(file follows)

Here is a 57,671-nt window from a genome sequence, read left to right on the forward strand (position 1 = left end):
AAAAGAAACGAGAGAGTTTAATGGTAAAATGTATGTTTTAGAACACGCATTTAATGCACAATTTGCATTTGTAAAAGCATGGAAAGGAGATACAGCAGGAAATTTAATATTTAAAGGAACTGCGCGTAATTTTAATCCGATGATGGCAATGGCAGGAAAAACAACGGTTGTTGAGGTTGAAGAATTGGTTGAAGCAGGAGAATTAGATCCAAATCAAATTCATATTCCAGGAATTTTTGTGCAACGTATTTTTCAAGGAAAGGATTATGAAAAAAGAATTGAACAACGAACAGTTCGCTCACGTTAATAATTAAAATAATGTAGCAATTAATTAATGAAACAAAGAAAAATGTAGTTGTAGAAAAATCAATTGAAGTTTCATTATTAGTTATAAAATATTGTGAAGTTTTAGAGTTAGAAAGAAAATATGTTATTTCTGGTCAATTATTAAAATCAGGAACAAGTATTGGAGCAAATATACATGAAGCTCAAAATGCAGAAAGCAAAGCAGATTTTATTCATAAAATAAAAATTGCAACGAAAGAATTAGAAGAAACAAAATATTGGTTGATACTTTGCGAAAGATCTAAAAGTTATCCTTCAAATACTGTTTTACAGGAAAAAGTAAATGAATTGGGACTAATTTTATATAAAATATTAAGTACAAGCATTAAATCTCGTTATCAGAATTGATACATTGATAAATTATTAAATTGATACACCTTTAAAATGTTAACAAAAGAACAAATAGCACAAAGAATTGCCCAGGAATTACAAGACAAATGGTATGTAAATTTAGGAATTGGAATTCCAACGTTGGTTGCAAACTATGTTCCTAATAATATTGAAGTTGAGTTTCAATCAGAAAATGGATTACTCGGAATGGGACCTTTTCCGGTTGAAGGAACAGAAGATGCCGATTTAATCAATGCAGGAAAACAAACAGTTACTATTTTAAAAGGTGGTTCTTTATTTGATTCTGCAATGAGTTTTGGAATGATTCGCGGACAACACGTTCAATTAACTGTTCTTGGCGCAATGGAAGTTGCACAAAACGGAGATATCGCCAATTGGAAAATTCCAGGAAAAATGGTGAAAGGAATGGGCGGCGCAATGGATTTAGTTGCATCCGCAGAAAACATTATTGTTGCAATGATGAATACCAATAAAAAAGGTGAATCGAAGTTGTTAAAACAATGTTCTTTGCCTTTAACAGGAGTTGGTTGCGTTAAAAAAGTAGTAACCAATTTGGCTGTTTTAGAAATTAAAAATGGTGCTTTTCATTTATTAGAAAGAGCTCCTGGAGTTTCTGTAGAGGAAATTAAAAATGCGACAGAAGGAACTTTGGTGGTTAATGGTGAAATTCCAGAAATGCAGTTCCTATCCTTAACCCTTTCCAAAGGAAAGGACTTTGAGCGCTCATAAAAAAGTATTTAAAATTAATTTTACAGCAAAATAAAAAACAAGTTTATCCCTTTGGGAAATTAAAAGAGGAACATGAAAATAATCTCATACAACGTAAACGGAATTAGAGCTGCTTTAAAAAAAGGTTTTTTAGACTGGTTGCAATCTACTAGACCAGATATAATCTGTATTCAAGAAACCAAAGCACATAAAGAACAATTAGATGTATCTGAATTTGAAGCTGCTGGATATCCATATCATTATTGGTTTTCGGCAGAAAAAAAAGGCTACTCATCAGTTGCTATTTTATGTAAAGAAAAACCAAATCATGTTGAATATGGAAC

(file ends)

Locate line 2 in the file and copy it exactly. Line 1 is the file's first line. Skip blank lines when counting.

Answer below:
AAAAGAAACGAGAGAGTTTAATGGTAAAATGTATGTTTTAGAACACGCATTTAATGCACAATTTGCATTTGTAAAAGCATGGAAAGGAGATACAGCAGGAAATTTAATATTTAAAGGAACTGCGCGTAATTTTAATCCGATGATGGCAATGGCAGGAAAAACAACGGTTGTTGAGGTTGAAGAATTGGTTGAAGCAGGAGAATTAGATCCAAATCAAATTCATATTCCAGGAATTTTTGTGCAACGTATTTTTCAAGGAAAGGATTATGAAAAAAGAATTGAACAACGAACAGTTCGCTCACGTTAATAATTAAAATAATGTAGCAATTAATTAATGAAACAAAGAAAAATGTAGTTGTAGAAAAATCAATTGAAGTTTCATTATTAGTTATAAAATATTGTGAAGTTTTAGAGTTAGAAAGAAAATATGTTATTTCTGGTCAATTATTAAAATCAGGAACAAGTATTGGAGCAAATATACATGAAGCTCAAAATGCAGAAAGCAAAGCAGATTTTATTCATAAAATAAAAATTGCAACGAAAGAATTAGAAGAAACAAAATATTGGTTGATACTTTGCGAAAGATCTAAAAGTTATCCTTCAAATACTGTTTTACAGGAAAAAGTAAATGAATTGGGACTAATTTTATATAAAATATTAAGTACAAGCATTAAATCTCGTTATCAGAATTGATACATTGATAAATTATTAAATTGATACACCTTTAAAATGTTAACAAAAGAACAAATAGCACAAAGAATTGCCCAGGAATTACAAGACAAATGGTATGTAAATTTAGGAATTGGAATTCCAACGTTGGTTGCAAACTATGTTCCTAATAATATTGAAGTTGAGTTTCAATCAGAAAATGGATTACTCGGAATGGGACCTTTTCCGGTTGAAGGAACAGAAGATGCCGATTTAATCAATGCAGGAAAACAAACAGTTACTATTTTAAAAGGTGGTTCTTTATTTGATTCTGCAATGAGTTTTGGAATGATTCGCGGACAACACGTTCAATTAACTGTTCTTGGCGCAATGGAAGTTGCACAAAACGGAGATATCGCCAATTGGAAAATTCCAGGAAAAATGGTGAAAGGAATGGGCGGCGCAATGGATTTAGTTGCATCCGCAGAAAACATTATTGTTGCAATGATGAATACCAATAAAAAAGGTGAATCGAAGTTGTTAAAACAATGTTCTTTGCCTTTAACAGGAGTTGGTTGCGTTAAAAAAGTAGTAACCAATTTGGCTGTTTTAGAAATTAAAAATGGTGCTTTTCATTTATTAGAAAGAGCTCCTGGAGTTTCTGTAGAGGAAATTAAAAATGCGACAGAAGGAACTTTGGTGGTTAATGGTGAAATTCCAGAAATGCAGTTCCTATCCTTAACCCTTTCCAAAGGAAAGGACTTTGAGCGCTCATAAAAAAGTATTTAAAATTAATTTTACAGCAAAATAAAAAACAAGTTTATCCCTTTGGGAAATTAAAAGAGGAACATGAAAATAATCTCATACAACGTAAACGGAATTAGAGCTGCTTTAAAAAAAGGTTTTTTAGACTGGTTGCAATCTACTAGACCAGATATAATCTGTATTCAAGAAACCAAAGCACATAAAGAACAATTAGATGTATCTGAATTTGAAGCTGCTGGATATCCATATCATTATTGGTTTTCGGCAGAAAAAAAAGGCTACTCATCAGTTGCTATTTTATGTAAAGAAAAACCAAATCATGTTGAATATGGAAC